Please click on a date to read Reflections, Sermons and Meditations from previous Sundays.
Sunday 5th July 2020 – 4th Sunday after Trinity Sunday
Mrs Alison Sen – LLM
Matthew 11:16-19, 25-30
“Stay at home, wash your hands, don’t touch your face, work from home (unless you can’t), don’t use public transport (unless you must), only shop once a week, stay at least 2 metres from everyone (except where you can’t), wear masks, wash your hands ………….!”
Lockdown regulations …endless new rules to absorb, apply … and as for all the guidance and regulations about reopening churches … well, let’s leave that for another day! Maybe, like me, you’re feeling weary of trying to understand, trying to comply? I have to frequently come back to the purpose of it all, which is to keep ourselves and others safe by the way we live.
When Jesus says these beautiful words “Come to me all you who are weary and burdened, and I will give you rest” it’s in the context of his people being not so much work-burdened nor sin-burdened but law-burdened because the scribes and Pharisees have laid an intolerable load. In the following chapter Jesus indicates how the religious leaders’ rules of Sabbath observance have missed the real point of the Sabbath. Matthew 9:36 says Jesus “was moved with compassion for them, because they were weary and scattered, like sheep having no shepherd.” So the people are suffering under a load of religious responsibilities laid on them by priests and scribes. Although these legalistic demands are meant to honour God, they have become “heavy burdens”, like a yoke. A yoke often has negative connotations – yoke of slavery or oppression. But it is, of course, positive when used in partnership, like the image of oxen sharing the load to pull the plough, relieving the weight of burden and difficulty.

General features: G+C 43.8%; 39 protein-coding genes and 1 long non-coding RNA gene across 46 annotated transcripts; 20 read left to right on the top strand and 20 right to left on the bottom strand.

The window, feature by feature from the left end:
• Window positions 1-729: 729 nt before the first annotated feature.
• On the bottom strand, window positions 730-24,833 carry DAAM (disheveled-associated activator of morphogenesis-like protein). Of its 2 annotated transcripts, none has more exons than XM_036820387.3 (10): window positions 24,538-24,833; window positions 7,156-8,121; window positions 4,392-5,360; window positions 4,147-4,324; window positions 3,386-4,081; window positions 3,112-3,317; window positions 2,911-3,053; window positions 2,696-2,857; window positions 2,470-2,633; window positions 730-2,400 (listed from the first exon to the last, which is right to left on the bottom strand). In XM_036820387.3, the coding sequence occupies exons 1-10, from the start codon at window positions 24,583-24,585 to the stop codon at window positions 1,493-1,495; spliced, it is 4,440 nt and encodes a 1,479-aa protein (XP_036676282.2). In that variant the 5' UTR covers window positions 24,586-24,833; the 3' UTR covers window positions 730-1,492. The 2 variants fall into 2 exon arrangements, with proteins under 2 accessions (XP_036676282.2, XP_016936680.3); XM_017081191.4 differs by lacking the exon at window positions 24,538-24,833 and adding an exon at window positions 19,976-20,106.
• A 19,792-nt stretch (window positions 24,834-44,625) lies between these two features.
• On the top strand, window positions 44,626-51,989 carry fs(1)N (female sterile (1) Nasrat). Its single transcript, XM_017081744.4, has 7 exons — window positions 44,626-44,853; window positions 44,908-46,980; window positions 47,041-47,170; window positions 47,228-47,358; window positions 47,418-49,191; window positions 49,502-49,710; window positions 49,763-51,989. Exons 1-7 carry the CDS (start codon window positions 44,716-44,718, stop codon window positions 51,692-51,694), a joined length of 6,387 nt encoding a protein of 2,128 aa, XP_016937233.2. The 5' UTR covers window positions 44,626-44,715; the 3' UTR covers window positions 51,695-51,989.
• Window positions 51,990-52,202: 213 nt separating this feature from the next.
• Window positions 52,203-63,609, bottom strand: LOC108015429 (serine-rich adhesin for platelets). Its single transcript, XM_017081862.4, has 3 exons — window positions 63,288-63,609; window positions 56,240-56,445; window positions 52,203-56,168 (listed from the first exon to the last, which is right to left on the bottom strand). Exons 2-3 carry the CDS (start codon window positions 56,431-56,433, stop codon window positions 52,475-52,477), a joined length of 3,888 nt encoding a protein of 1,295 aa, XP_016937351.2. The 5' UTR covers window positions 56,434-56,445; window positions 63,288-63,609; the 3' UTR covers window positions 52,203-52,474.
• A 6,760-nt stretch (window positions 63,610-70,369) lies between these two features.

In the New Testament Peter lives out an example of breaking free from the burden of legalistic demands when he meets with the Roman centurion Cornelius to answer his questions about Jesus. Following a vision in which he’s challenged to liberate himself from religious regulations Peter crosses cultural boundaries in order to ensure inclusivity and hospitality and a gospel for all.
So Jesus offers this beautiful invitation:
28 ‘Come to me, all you who are weary and burdened, and I will give you rest. 29 Take my yoke upon you and learn from me, for I am gentle and humble in heart, and you will find rest for your souls. 30 For my yoke is easy and my burden is light.’